I similarly made the V-stab and rudder using the above methods. Once done it looked like the attached screenshot.
 

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willsonman

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#4
The above methods were also employed to create the top wing profile along with the top aileron. The shapes of the top and bottom wings are different slightly but the top wing is larger in surface area and the aileron has a counter-balance. Since more work is yet to be done here I have not mirrored yet. This is just getting the overall to shape. The airfoil will come later.

I should also mention that the default measurement in Wings3D is in inches. This makes things very easy for export->import later.
 

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willsonman

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#7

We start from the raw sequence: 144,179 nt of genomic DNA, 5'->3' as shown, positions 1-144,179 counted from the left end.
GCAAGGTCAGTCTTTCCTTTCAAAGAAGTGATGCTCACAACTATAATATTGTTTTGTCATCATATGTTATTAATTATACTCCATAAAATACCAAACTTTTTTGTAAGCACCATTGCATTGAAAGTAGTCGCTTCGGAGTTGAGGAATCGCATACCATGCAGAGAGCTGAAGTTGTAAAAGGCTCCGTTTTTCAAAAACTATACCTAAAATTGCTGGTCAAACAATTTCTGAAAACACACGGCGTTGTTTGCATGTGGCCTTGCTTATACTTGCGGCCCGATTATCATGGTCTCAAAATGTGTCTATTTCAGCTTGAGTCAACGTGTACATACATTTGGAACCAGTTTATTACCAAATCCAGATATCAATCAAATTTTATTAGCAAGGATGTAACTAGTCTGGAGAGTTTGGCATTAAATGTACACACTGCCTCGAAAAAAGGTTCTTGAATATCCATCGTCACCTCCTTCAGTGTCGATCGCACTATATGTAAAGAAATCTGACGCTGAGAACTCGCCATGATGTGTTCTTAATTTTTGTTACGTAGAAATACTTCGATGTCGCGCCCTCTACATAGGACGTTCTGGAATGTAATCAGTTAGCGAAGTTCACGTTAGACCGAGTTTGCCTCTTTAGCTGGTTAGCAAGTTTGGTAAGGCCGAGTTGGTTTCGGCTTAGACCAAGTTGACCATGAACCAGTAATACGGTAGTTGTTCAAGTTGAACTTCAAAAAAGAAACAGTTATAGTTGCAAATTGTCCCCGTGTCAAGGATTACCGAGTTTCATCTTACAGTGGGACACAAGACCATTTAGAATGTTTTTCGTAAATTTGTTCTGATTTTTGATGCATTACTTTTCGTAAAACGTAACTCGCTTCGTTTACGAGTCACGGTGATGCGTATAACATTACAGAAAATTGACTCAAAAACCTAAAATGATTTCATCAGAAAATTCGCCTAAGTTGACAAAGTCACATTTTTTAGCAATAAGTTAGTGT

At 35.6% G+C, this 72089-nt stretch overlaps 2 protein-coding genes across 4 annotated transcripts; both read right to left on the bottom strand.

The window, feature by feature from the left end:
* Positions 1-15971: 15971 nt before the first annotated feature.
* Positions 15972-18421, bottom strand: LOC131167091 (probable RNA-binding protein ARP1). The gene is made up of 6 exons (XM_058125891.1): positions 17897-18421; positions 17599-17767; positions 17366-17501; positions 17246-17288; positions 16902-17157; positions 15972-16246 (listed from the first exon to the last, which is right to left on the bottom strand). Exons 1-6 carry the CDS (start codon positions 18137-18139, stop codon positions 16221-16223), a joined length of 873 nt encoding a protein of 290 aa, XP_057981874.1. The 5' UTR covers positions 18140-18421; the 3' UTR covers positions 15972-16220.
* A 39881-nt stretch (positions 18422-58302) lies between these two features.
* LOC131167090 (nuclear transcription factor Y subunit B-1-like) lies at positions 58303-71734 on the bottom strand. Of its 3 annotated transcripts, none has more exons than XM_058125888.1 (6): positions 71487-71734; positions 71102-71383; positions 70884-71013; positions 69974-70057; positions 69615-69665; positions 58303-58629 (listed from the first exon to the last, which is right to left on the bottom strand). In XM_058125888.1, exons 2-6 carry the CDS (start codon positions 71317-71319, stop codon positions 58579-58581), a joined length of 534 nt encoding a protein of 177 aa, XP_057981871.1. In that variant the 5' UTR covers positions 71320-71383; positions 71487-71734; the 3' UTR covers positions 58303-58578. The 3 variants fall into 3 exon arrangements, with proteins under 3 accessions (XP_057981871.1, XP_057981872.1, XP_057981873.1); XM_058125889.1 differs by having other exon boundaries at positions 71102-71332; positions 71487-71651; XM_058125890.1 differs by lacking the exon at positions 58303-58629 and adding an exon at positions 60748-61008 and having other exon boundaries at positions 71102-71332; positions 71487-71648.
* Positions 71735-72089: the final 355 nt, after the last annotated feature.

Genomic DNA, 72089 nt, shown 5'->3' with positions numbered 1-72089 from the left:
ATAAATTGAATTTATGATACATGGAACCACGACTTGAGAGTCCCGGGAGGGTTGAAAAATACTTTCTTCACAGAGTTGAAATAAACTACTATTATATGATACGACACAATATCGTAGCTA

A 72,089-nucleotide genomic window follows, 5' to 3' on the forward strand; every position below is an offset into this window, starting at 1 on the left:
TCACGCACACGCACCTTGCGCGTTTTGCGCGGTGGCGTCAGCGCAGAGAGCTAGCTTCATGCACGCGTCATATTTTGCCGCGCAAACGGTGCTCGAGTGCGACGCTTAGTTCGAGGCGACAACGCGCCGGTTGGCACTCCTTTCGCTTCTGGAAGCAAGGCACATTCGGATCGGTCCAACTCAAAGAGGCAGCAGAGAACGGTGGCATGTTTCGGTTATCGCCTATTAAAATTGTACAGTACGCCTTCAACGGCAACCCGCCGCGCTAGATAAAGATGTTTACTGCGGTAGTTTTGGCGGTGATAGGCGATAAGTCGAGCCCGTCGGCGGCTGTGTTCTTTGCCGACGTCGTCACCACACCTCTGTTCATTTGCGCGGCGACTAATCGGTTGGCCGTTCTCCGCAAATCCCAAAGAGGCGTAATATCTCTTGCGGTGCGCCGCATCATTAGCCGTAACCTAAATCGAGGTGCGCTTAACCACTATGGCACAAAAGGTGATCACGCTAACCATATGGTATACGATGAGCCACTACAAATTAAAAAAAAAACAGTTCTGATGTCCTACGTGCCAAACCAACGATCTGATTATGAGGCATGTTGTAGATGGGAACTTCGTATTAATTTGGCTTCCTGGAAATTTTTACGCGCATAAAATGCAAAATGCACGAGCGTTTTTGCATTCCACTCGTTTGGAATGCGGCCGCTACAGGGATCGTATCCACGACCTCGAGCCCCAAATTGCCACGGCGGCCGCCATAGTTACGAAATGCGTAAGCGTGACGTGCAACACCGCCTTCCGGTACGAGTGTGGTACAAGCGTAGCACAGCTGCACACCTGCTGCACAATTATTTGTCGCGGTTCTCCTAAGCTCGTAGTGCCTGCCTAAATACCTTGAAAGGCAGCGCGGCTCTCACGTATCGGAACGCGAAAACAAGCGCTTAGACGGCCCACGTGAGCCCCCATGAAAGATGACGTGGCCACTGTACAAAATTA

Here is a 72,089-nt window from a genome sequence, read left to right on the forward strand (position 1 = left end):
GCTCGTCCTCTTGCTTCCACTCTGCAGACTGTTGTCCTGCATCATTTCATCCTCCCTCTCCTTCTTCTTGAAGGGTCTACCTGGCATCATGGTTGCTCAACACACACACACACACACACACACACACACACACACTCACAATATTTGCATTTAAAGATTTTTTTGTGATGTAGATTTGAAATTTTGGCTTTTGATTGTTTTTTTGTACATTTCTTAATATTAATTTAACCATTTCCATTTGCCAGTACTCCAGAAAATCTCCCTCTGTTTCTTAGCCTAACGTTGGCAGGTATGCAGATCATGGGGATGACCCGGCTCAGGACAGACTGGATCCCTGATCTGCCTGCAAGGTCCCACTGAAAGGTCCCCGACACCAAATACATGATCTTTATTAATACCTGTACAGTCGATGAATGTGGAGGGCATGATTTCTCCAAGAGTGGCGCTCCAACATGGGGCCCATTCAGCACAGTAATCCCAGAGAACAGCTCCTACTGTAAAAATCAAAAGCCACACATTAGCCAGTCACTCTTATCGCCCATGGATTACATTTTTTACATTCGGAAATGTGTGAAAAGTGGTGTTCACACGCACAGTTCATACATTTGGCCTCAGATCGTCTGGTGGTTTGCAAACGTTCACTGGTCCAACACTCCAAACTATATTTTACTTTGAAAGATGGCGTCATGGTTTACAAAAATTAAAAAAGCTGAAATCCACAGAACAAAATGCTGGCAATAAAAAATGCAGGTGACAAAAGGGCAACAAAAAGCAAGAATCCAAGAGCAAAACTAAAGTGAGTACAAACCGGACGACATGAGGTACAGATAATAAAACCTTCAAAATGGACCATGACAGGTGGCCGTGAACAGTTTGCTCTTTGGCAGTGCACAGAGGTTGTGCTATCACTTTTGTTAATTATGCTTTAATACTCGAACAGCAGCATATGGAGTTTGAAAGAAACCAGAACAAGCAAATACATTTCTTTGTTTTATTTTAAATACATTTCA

Took the family to the fair last night. Nothing accomplished. Need to do some reading. While the scale airfoil is under cambered I will use the typical flat-bottom airfoil that FT seems to favor. It has good construction qualities and strength. With it comes an inherent change in aerodynamics. The tail incidence on the H-stab is what I am referring to. Under camber creates a tremendous amount of lift... and drag. It also creates more turbulent air that causes less effect on tail planes in its wake. Typically in WWI designs you will see quite a bit of positive incidence due to all of these factors. The positive incidence will help keep the tail level from the high lift rate of the wing and also compensate for the wash of the wing. Using a flat-bottomed airfoil will clean up that wake but still exhibit a large amount of lift, especially with a wing area so large. I may just go with a TLAR (That Looks About Right) method and tweak the plans after the prototype rather than a mathematical approach. Any aerodynamic gurus want to chime in here?